Soil Characterization and Reclamation

CSE has been at the forefront of soil reclamation projects by working with developers and contractors to assist with managing earthworks by fully characterizing soils, preparing soil management plans, and submitting LSP Opinions regarding appropriate placement of soils. See the MassDEP list of Facilities Accepting Reclamation Soil. CSE promotes and applies green approaches during the assessment and remediation of oil and hazardous material disposal sites. CSE considers all environmental effects of remedy implementation and incorporating options to eliminate or reduce the environmental footprint of cleanup activities to the maximum extent possible. During site cleanups, CSE takes consideration of eliminating or reducing, to the extent practicable and consistent with response action requirements and objectives, total energy use, air pollutant emissions, greenhouse gases, water use, materials consumption, and ecosystem and water resources impacts, resulting from the performance of response actions through energy efficiency, renewable energy use, materials management, waste reduction, land management, and ecosystem protection. Another way CSE focuses on reducing waste is by recycling contaminated soil generated during cleanups. Typical oil spills will generate tons of petroleum contaminated soil, instead of sending this material to a landfill, CSE prepares a MassDEP Bill of Lading (BOL) package including full laboratory analytical data and site characterization information for acceptance at a soil recycling facility such as Aggregate Industries, Ted Ondrick Company, Environmental Soil Management Companies (ESMI) and Clean Earth. These soil recycling facilities utilize various technologies to reduce contaminant impacts and create reusable soil:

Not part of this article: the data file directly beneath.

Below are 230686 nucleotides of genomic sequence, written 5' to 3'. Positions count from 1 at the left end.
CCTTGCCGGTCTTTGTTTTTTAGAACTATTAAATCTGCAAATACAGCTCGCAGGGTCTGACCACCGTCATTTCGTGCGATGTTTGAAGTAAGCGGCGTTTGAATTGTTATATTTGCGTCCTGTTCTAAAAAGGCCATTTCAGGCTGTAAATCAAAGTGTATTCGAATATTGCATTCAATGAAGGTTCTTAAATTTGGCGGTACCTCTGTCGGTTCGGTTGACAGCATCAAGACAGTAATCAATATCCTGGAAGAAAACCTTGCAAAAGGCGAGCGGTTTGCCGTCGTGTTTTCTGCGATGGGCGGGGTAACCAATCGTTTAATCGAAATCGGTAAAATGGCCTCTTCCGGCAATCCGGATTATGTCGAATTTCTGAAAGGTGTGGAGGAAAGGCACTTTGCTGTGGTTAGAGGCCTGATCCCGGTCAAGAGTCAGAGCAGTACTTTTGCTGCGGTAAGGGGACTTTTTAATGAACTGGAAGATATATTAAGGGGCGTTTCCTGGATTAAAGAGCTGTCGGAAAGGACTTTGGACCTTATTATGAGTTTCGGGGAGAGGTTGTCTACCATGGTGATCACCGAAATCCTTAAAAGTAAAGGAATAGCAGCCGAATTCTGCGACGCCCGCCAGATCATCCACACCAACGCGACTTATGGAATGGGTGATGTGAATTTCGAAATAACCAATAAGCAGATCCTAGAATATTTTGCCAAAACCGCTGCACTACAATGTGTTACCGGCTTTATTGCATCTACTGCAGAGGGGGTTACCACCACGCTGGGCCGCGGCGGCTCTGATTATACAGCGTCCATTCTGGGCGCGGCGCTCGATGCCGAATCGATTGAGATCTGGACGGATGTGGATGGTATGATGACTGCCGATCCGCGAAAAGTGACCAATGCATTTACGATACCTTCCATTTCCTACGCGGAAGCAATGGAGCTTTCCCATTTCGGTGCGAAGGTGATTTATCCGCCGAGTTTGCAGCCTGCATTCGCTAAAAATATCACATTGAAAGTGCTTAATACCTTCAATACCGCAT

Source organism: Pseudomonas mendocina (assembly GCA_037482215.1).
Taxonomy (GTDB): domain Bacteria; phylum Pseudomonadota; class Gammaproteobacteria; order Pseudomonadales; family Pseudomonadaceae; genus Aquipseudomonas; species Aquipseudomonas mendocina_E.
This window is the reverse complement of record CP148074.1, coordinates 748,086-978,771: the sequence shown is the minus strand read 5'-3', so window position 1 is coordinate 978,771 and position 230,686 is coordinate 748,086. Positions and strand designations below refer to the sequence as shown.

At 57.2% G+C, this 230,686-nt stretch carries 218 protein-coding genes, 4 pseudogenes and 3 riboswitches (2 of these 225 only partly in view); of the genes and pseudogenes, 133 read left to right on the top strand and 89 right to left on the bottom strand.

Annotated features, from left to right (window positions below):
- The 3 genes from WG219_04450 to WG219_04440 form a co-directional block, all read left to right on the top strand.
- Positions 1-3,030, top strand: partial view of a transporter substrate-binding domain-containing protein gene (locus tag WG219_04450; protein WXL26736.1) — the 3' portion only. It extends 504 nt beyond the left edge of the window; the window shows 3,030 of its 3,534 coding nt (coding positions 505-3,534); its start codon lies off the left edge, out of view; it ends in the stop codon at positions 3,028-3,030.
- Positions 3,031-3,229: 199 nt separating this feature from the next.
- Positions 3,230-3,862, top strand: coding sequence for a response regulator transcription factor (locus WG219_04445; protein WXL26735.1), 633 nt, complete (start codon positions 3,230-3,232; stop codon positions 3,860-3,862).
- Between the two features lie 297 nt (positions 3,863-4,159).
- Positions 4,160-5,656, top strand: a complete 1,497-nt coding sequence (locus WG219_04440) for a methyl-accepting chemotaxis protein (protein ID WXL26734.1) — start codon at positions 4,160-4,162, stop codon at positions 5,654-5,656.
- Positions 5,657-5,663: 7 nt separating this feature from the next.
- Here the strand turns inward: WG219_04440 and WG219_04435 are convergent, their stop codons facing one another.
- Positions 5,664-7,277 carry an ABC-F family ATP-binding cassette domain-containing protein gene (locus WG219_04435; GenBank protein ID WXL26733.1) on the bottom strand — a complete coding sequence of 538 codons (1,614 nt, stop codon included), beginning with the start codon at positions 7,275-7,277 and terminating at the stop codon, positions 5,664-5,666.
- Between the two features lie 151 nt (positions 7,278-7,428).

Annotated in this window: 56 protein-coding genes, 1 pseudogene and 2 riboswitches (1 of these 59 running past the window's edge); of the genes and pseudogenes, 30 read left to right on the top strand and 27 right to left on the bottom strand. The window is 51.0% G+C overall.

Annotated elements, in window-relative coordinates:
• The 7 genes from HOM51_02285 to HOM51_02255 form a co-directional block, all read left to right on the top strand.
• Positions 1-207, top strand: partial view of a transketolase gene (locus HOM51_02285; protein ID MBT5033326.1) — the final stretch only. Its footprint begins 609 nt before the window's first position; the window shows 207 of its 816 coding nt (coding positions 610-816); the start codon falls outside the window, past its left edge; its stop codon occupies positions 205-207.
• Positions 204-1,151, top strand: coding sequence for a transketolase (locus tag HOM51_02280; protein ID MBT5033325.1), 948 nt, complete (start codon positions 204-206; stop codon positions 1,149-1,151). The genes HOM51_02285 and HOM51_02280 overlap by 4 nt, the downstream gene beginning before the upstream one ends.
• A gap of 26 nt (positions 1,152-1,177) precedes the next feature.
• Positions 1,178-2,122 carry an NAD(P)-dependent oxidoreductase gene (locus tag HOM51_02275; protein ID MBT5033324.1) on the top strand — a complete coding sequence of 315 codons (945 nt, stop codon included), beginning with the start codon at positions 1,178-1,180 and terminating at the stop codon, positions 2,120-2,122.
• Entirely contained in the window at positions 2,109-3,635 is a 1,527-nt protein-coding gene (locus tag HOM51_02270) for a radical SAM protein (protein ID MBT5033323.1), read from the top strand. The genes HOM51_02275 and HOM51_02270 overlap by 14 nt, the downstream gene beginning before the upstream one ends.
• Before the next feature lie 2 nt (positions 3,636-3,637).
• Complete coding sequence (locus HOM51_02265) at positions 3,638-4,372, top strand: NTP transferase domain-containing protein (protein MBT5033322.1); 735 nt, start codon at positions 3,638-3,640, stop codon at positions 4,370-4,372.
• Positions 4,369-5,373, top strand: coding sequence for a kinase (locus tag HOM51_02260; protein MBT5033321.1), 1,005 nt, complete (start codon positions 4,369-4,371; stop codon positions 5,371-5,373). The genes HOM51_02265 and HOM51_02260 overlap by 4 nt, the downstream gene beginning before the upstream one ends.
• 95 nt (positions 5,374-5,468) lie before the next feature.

• Asphalt Batch/Cold Mix – a process in which petroleum contaminated soils are recycled into viable, safe construction materials. Two methods, encapsulation and bio-remediation, are used to convert these soils into environmentally safe products for use as construction base or as soil cover for landfills. The encapsulation process utilizes commercial emulsions to bind the petroleum materials thereby preventing further migration while bio-remediation uses natural occurring microbes to break down the petroleum into inert soil substances.
  • Low Temperature Thermal Desorption (LTTD) or Hot Mix – a technology that utilizes heat to physically separate contaminants from soil and media. LTTD units are designed to heat contaminated soils in the rotary kiln (primary treatment unit) to temperatures sufficient to volatilize the contaminants and desorb (physically separate) from the soil or media. The vaporized hydrocarbons are treated in a secondary treatment unit – afterburner/thermal oxidizer – where the hydrocarbons are destroyed prior to discharge to the atmosphere. Treated soils are rehydrated to control fugitive emissions, stockpiled for analysis, and recycled as alternate daily cover (landfill) or cap/cover material on a Beneficial Use (BU) site.